Let's not vote for Eliot Spitzer or Anthony Weiner, for the sake of our daughters and every young woman growing up in New York City and around the world.
The proximity of the differently decided Voting Rights Act and gay marriage Supreme Court cases and the Zimmerman trial should serve as a reminder to LGBT people that it is immensely important to have a broader sense of justice than our own drive for marriage equality.
For every person in this society to begin receiving a fair shake, each one of us has to become proactive in fighting on the side of right and not on the side of privilege.
Many of us who work in prisoner reentry, as soon as we heard the ruling, responded reflexively -- to Chief Justice Roberts or to no one in particular -- "Have you been to prison lately?"
The disheartening yet unsurprising result in the Trayvon Martin case has been the subject of incessant conversations with both French and American friends in France, where I am working presently. What has struck me in these discussions is how universal a tragedy the Trayvon Martin story is.
Now that a little time has passed, we can have a bit more perspective on the important cases handed down by the Court during the last week of this year's term. Looking at the cases as a group reveals the true colors of the Supreme Court of the United States.
The Supreme Court's rulings force LGBTQ people of color, like me, to reside a bifurcated reality in terms of full civil rights protections.
Trayvon Martin's killing by George Zimmerman will be lost or diminished as an instructive template for a sustained national dialogue about race today in the United States unless practical steps are immediately initiated to assure such a dialogue
Today the ACLU is back in court to ask that Pennsylvania's photo ID law be blocked permanently, as it is an unnecessary and unjustifiable burden on the fundamental right to vote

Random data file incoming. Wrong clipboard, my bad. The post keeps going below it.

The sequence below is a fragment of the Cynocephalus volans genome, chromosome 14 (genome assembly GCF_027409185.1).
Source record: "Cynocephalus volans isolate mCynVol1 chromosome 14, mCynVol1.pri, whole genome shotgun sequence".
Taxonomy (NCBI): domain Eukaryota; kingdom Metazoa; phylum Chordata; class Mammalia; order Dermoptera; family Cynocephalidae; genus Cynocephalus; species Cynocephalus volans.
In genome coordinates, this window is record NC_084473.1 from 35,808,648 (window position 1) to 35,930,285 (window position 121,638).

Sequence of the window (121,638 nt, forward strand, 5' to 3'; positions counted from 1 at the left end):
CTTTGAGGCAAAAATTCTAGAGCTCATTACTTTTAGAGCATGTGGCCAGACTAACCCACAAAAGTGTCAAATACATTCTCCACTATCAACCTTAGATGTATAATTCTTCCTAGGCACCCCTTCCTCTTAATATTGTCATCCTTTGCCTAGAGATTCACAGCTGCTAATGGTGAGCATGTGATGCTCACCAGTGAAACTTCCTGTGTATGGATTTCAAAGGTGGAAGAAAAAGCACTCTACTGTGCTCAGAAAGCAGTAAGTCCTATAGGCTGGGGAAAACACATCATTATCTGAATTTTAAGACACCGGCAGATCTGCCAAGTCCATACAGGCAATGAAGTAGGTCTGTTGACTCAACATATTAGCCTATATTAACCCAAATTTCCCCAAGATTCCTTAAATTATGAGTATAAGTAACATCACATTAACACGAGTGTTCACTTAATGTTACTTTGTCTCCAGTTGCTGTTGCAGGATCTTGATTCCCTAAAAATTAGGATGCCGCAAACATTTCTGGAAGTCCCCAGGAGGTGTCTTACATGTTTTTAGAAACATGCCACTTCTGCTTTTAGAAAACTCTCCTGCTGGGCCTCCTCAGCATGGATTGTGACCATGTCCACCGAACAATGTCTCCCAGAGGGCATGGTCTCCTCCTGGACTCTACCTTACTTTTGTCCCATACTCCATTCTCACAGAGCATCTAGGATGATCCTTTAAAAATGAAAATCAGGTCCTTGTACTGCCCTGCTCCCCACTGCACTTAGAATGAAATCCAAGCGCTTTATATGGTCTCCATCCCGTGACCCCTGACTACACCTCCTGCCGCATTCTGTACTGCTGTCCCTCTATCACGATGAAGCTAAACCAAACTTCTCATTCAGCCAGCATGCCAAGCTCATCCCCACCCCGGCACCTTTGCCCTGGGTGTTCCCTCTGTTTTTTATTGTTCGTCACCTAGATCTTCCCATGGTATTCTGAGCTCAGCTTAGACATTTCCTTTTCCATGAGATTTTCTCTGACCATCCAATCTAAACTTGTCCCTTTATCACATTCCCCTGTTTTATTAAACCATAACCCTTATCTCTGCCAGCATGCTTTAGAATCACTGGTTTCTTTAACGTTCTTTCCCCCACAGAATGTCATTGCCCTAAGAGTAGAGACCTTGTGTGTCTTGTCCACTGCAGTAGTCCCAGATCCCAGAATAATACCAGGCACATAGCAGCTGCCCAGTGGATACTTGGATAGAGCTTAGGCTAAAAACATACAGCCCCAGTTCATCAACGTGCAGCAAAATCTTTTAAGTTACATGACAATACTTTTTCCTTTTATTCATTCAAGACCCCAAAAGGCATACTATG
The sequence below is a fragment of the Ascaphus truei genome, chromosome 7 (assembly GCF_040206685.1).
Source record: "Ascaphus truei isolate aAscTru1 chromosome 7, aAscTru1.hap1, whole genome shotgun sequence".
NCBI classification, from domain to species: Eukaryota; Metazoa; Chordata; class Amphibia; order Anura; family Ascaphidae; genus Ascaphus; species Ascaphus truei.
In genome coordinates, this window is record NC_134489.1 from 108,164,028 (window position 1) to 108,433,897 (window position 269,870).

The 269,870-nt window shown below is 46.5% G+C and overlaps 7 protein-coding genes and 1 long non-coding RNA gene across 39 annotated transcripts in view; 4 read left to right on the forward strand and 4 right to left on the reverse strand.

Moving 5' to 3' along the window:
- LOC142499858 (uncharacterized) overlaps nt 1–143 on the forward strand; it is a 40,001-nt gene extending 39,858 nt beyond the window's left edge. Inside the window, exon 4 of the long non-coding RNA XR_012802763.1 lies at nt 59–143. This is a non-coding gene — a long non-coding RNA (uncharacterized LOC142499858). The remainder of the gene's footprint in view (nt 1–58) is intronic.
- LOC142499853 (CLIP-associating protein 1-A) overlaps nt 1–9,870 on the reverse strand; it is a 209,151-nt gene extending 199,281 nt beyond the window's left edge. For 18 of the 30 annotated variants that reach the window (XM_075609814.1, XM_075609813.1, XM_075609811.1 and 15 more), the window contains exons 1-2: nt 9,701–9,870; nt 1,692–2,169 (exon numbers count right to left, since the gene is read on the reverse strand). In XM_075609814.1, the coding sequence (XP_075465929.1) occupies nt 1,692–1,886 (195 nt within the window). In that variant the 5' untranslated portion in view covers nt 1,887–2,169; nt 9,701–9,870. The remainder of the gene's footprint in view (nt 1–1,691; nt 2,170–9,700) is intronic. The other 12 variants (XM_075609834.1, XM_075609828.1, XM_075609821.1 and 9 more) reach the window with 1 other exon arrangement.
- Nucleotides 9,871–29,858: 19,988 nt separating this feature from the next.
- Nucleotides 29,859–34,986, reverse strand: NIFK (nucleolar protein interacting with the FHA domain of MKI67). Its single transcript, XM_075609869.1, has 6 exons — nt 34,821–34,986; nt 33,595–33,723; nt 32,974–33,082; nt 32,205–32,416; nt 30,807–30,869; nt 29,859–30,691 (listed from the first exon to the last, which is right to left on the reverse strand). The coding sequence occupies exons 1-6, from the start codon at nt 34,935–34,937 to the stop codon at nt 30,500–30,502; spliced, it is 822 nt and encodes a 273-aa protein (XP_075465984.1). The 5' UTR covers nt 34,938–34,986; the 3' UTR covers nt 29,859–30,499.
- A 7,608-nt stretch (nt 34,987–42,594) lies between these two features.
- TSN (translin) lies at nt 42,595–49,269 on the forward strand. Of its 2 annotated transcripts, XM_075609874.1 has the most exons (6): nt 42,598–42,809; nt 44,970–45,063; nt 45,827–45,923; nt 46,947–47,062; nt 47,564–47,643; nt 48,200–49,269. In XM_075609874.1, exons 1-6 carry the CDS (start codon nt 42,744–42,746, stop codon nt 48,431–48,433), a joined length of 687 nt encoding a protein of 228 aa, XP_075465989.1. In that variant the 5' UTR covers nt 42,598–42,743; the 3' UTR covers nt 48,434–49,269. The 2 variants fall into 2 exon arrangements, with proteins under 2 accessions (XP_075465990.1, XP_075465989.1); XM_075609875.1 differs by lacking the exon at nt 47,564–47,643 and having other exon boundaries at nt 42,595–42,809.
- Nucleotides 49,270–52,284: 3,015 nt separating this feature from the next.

While we have made undeniable progress on civil rights, racial bias in the form of race-neutral code words and systemic injustice continues to be the silent force determining access to the ballot box and vulnerability in our criminal justice system.
Wednesday, August 28, 2013 is the fiftieth anniversary of the 1963 March on Washington for Jobs and Freedom. Between 200,000 and 300,00 people, more than 75 percent of whom were African-American, gathered around the reflecting pool in front of the Lincoln Memorial.
North Carolina is the latest in a string of Republican states to attempt to restrict women's access to reproductive care. But why now, 40 years after Roe v. Wade, which ruled abortion a matter a privacy, are we seeing such a concerted attack from the right?
On issue after issue, the GOP has veered far from the mainstream of the American electorate. Worse, they are swimming upstream against a tide of changing demographics.
With unseemly haste following the Supreme Court's recent nullification of a key provision of the Voting Rights Act, Mississippi has moved to enforce a new voter identification law that will suppress the vote of African Americans.
The GOP has begun to turn up the temperature on the pots of water a bit too quickly, ensuring the frogs will jump out. Watching the gathering protests and escalating anger in Texas, Ohio and North Carolina these past two weeks has given me hope that people are paying more attention.
For a clear sense of what the Republican Party has in store for the entire country, were it able to get its clutches on all the levers of power, North Carolina is becoming an increasingly illuminating place to look. In six short months, the party has cut a swathe of destruction through the state.